A brand new year dating
In November, the Atlantic published a cover story by Kate Julian about our so-called sex recession.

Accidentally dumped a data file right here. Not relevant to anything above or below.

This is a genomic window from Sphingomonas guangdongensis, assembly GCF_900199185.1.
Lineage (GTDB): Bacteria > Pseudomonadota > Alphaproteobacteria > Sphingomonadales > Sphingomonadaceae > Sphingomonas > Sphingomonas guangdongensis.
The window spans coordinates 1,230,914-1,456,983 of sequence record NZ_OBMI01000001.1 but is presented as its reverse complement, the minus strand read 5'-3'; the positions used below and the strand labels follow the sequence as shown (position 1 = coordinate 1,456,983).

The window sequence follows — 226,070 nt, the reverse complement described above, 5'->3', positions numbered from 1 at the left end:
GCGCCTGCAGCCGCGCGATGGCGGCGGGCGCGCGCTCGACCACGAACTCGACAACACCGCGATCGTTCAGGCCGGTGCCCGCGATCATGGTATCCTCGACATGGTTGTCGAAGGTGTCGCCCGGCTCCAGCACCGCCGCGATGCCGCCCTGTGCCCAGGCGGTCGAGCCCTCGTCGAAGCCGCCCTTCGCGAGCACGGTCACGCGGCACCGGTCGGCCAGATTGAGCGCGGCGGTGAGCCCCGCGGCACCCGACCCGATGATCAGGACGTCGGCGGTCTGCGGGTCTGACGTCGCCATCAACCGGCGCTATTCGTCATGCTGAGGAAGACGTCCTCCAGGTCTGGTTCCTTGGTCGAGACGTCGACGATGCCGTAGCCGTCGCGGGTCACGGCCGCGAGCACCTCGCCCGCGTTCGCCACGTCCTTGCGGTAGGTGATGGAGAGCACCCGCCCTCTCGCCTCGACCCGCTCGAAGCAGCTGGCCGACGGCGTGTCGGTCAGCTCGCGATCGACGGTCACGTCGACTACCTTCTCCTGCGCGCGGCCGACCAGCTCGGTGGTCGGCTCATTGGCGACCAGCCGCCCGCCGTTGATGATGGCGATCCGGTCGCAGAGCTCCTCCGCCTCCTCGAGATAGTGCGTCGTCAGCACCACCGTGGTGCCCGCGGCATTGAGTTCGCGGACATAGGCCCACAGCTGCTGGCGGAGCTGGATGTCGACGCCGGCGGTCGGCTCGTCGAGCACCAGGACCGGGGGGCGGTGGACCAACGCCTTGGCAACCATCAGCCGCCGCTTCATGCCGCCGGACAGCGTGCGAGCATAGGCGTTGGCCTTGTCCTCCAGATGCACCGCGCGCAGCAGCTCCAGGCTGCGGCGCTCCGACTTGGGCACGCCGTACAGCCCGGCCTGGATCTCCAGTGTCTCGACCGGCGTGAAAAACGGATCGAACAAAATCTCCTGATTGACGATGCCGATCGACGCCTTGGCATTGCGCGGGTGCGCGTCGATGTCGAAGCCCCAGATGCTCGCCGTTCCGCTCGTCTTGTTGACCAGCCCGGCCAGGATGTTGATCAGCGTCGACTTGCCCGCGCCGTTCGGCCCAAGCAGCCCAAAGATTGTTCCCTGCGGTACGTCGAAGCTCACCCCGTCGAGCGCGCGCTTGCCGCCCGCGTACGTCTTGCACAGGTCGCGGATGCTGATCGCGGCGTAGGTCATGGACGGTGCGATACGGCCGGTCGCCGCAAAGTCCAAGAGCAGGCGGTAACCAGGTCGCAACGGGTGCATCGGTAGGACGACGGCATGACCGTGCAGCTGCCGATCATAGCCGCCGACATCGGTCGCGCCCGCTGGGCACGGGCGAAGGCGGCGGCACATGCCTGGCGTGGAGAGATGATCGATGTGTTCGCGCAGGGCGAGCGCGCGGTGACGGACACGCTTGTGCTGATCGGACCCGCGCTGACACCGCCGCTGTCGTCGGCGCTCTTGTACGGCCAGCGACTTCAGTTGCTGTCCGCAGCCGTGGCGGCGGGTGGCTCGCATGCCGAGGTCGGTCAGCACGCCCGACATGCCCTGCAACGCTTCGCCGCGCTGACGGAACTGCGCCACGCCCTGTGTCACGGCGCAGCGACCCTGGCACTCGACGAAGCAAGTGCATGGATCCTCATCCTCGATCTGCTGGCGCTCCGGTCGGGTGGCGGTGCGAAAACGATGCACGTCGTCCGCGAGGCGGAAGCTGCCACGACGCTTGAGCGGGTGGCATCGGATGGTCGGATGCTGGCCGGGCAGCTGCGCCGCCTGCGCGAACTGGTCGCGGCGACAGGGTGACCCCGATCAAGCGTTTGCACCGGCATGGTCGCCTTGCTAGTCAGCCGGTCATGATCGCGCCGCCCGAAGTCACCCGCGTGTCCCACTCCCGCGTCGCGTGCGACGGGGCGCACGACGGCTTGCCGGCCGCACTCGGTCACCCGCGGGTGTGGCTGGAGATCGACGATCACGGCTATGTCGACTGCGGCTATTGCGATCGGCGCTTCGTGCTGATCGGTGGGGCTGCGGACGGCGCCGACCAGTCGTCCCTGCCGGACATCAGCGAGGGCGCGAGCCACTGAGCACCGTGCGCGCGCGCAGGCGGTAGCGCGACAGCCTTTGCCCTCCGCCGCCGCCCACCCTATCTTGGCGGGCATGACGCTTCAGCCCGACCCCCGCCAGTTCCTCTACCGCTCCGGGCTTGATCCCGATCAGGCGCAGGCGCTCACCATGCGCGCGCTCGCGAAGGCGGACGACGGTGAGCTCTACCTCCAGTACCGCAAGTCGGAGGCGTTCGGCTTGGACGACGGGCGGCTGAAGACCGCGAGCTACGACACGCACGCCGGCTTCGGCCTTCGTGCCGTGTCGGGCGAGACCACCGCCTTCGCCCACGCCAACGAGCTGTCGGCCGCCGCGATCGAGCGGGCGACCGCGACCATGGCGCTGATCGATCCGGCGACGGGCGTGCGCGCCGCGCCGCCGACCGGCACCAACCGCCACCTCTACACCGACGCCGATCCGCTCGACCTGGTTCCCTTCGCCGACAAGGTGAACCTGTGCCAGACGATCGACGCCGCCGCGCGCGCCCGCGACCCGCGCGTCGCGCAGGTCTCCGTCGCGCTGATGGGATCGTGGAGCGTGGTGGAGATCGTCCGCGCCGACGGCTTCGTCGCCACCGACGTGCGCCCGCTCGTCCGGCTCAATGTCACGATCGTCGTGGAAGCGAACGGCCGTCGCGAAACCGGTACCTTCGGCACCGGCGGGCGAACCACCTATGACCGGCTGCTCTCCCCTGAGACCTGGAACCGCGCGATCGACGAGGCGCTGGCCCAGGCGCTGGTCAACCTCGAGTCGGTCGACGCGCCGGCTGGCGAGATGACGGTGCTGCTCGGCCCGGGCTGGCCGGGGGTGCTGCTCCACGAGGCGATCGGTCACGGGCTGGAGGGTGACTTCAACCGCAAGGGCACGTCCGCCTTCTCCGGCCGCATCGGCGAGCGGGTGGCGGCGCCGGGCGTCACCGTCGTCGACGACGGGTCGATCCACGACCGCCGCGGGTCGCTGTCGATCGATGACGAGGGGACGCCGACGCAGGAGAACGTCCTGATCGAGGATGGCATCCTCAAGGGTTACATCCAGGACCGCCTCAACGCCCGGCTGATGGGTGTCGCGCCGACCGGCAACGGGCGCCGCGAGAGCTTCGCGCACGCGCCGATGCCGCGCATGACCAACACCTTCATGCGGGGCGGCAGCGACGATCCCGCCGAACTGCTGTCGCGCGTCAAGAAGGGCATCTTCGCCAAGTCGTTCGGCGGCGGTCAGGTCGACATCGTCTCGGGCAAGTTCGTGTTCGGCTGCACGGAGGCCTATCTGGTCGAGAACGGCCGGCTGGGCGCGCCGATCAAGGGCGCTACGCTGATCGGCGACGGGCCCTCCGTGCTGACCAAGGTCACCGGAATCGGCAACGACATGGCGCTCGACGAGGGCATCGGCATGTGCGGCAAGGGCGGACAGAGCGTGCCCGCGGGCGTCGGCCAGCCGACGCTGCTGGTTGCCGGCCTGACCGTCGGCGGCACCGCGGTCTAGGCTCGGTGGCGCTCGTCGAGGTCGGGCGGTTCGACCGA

It’s refreshing, then, to see a show that understands the inherent ludicrousness of modern dating — the ambiguity, the risk, the isolation, the threat of violence.Freshly guilt-tripped by my parents for my naked ring finger and the barren status of my womb, I burrowed deep under the covers of the rickety twin bed that was my home away from home for the holidays and settled in to watch You.Fortunately for me, the Lifetime-turned-Netflix original series initially aired in the fall but appeared on the streaming service just in time for that post-Christmas, pre–New Year week of purgatorial boredom.“Well, hello there. ” says Penn Badgley (never better, though this is where I shamelessly confess that I’ve never seen Gossip Girl) in the opening minutes of the pilot, uttered in a tone that carries both wry curiosity and a bit of menace. You’re not the standard insecure nymph hunting for Faulkner you’ll never finish.”And so begins the story of Joe, the charming bookstore manager who takes a liking to Guinevere Beck (“yeah, my parents were assholes with the whole naming thing”) a lower-middle-class Brown alum now getting her MFA in poetry.There are myriad reasons for this shift, according to Julian, in a fairly comprehensive piece that — as is often sadly typical with such articles — tended to focus the bulk of its anecdotal reporting on city-living, middle-class heterosexuals.The proliferation of porn, dating apps, #Me Too, the rise in depression and anxiety — these all make people less likely to date and get intimate. People are less likely to ask you out in real life now, or even talk to begin with,” one woman tells Julian. ’ he’d say.)”Enter You, which begins with that exact ultimate meet-cute: bookstore, witty banter, soft lighting.